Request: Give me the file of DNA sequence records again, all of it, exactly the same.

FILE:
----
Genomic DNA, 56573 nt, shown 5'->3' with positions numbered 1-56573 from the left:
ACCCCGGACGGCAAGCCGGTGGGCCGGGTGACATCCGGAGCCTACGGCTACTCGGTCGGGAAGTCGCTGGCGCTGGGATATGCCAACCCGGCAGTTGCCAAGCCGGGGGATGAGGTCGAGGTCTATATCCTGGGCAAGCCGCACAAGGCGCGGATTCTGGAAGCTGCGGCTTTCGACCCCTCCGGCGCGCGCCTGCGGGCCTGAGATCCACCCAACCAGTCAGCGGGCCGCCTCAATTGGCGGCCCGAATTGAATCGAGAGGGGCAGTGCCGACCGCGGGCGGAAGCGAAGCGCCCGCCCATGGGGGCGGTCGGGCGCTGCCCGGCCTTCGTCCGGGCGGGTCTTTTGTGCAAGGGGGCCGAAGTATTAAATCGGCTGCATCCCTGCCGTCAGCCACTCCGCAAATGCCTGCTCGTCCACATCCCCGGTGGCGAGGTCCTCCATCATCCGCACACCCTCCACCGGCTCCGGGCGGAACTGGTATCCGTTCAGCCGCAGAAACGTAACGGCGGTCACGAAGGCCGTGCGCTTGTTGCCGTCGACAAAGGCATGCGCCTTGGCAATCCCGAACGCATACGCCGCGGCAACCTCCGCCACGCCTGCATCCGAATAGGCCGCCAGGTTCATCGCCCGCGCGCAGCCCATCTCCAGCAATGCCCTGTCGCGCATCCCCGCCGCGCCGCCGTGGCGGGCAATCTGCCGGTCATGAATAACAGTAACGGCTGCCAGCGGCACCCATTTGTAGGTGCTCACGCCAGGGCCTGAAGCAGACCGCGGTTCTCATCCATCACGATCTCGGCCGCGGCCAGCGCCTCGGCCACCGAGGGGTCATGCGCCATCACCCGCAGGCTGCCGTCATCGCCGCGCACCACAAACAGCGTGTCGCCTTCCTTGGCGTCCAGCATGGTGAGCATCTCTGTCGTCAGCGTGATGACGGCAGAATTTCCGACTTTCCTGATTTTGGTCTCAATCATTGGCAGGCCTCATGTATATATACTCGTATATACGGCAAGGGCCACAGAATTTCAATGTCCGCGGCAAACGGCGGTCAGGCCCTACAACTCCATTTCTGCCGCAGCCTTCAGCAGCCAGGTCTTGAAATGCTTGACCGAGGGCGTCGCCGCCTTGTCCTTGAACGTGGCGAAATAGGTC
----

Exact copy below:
Genomic DNA, 56573 nt, shown 5'->3' with positions numbered 1-56573 from the left:
ACCCCGGACGGCAAGCCGGTGGGCCGGGTGACATCCGGAGCCTACGGCTACTCGGTCGGGAAGTCGCTGGCGCTGGGATATGCCAACCCGGCAGTTGCCAAGCCGGGGGATGAGGTCGAGGTCTATATCCTGGGCAAGCCGCACAAGGCGCGGATTCTGGAAGCTGCGGCTTTCGACCCCTCCGGCGCGCGCCTGCGGGCCTGAGATCCACCCAACCAGTCAGCGGGCCGCCTCAATTGGCGGCCCGAATTGAATCGAGAGGGGCAGTGCCGACCGCGGGCGGAAGCGAAGCGCCCGCCCATGGGGGCGGTCGGGCGCTGCCCGGCCTTCGTCCGGGCGGGTCTTTTGTGCAAGGGGGCCGAAGTATTAAATCGGCTGCATCCCTGCCGTCAGCCACTCCGCAAATGCCTGCTCGTCCACATCCCCGGTGGCGAGGTCCTCCATCATCCGCACACCCTCCACCGGCTCCGGGCGGAACTGGTATCCGTTCAGCCGCAGAAACGTAACGGCGGTCACGAAGGCCGTGCGCTTGTTGCCGTCGACAAAGGCATGCGCCTTGGCAATCCCGAACGCATACGCCGCGGCAACCTCCGCCACGCCTGCATCCGAATAGGCCGCCAGGTTCATCGCCCGCGCGCAGCCCATCTCCAGCAATGCCCTGTCGCGCATCCCCGCCGCGCCGCCGTGGCGGGCAATCTGCCGGTCATGAATAACAGTAACGGCTGCCAGCGGCACCCATTTGTAGGTGCTCACGCCAGGGCCTGAAGCAGACCGCGGTTCTCATCCATCACGATCTCGGCCGCGGCCAGCGCCTCGGCCACCGAGGGGTCATGCGCCATCACCCGCAGGCTGCCGTCATCGCCGCGCACCACAAACAGCGTGTCGCCTTCCTTGGCGTCCAGCATGGTGAGCATCTCTGTCGTCAGCGTGATGACGGCAGAATTTCCGACTTTCCTGATTTTGGTCTCAATCATTGGCAGGCCTCATGTATATATACTCGTATATACGGCAAGGGCCACAGAATTTCAATGTCCGCGGCAAACGGCGGTCAGGCCCTACAACTCCATTTCTGCCGCAGCCTTCAGCAGCCAGGTCTTGAAATGCTTGACCGAGGGCGTCGCCGCCTTGTCCTTGAACGTGGCGAAATAGGTC